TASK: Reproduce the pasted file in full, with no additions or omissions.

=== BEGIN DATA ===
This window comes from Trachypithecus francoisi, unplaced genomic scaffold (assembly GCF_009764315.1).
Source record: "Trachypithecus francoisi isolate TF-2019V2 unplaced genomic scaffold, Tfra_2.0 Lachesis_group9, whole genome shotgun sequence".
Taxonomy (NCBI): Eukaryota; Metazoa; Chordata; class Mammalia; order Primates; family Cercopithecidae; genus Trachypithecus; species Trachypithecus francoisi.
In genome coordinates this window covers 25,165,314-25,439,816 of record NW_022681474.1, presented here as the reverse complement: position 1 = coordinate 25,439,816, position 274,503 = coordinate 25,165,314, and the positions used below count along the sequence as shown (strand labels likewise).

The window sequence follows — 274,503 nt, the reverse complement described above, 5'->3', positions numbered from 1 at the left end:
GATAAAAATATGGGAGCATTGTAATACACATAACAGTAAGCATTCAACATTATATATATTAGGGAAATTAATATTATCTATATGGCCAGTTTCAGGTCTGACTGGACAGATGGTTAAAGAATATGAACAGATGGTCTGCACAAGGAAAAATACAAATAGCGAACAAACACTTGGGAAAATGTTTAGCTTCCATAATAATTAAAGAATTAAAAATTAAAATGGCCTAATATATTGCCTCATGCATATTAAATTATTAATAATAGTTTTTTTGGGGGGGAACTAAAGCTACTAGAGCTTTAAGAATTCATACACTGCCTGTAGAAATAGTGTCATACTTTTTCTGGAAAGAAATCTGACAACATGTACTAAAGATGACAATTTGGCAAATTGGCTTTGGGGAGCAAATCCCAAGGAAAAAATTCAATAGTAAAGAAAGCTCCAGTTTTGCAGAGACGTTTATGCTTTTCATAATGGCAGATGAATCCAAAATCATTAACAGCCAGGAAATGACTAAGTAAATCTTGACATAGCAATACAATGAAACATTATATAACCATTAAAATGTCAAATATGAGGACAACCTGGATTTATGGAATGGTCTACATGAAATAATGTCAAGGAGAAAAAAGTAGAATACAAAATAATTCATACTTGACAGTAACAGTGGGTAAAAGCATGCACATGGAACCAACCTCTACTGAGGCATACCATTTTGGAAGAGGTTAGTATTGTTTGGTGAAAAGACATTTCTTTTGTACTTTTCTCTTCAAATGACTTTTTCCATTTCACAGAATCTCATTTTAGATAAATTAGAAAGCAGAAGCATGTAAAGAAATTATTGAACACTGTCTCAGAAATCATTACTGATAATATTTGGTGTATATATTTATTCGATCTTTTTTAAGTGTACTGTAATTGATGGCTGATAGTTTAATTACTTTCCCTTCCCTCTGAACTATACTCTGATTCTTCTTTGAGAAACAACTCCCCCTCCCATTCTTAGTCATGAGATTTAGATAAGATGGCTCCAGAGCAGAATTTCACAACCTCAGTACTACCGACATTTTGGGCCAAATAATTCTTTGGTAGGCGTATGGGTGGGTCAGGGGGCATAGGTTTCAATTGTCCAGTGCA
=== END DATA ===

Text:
This window comes from Trachypithecus francoisi, unplaced genomic scaffold (assembly GCF_009764315.1).
Source record: "Trachypithecus francoisi isolate TF-2019V2 unplaced genomic scaffold, Tfra_2.0 Lachesis_group9, whole genome shotgun sequence".
Taxonomy (NCBI): Eukaryota; Metazoa; Chordata; class Mammalia; order Primates; family Cercopithecidae; genus Trachypithecus; species Trachypithecus francoisi.
In genome coordinates this window covers 25,165,314-25,439,816 of record NW_022681474.1, presented here as the reverse complement: position 1 = coordinate 25,439,816, position 274,503 = coordinate 25,165,314, and the positions used below count along the sequence as shown (strand labels likewise).

The window sequence follows — 274,503 nt, the reverse complement described above, 5'->3', positions numbered from 1 at the left end:
GATAAAAATATGGGAGCATTGTAATACACATAACAGTAAGCATTCAACATTATATATATTAGGGAAATTAATATTATCTATATGGCCAGTTTCAGGTCTGACTGGACAGATGGTTAAAGAATATGAACAGATGGTCTGCACAAGGAAAAATACAAATAGCGAACAAACACTTGGGAAAATGTTTAGCTTCCATAATAATTAAAGAATTAAAAATTAAAATGGCCTAATATATTGCCTCATGCATATTAAATTATTAATAATAGTTTTTTTGGGGGGGAACTAAAGCTACTAGAGCTTTAAGAATTCATACACTGCCTGTAGAAATAGTGTCATACTTTTTCTGGAAAGAAATCTGACAACATGTACTAAAGATGACAATTTGGCAAATTGGCTTTGGGGAGCAAATCCCAAGGAAAAAATTCAATAGTAAAGAAAGCTCCAGTTTTGCAGAGACGTTTATGCTTTTCATAATGGCAGATGAATCCAAAATCATTAACAGCCAGGAAATGACTAAGTAAATCTTGACATAGCAATACAATGAAACATTATATAACCATTAAAATGTCAAATATGAGGACAACCTGGATTTATGGAATGGTCTACATGAAATAATGTCAAGGAGAAAAAAGTAGAATACAAAATAATTCATACTTGACAGTAACAGTGGGTAAAAGCATGCACATGGAACCAACCTCTACTGAGGCATACCATTTTGGAAGAGGTTAGTATTGTTTGGTGAAAAGACATTTCTTTTGTACTTTTCTCTTCAAATGACTTTTTCCATTTCACAGAATCTCATTTTAGATAAATTAGAAAGCAGAAGCATGTAAAGAAATTATTGAACACTGTCTCAGAAATCATTACTGATAATATTTGGTGTATATATTTATTCGATCTTTTTTAAGTGTACTGTAATTGATGGCTGATAGTTTAATTACTTTCCCTTCCCTCTGAACTATACTCTGATTCTTCTTTGAGAAACAACTCCCCCTCCCATTCTTAGTCATGAGATTTAGATAAGATGGCTCCAGAGCAGAATTTCACAACCTCAGTACTACCGACATTTTGGGCCAAATAATTCTTTGGTAGGCGTATGGGTGGGTCAGGGGGCATAGGTTTCAATTGTCCAGTGCA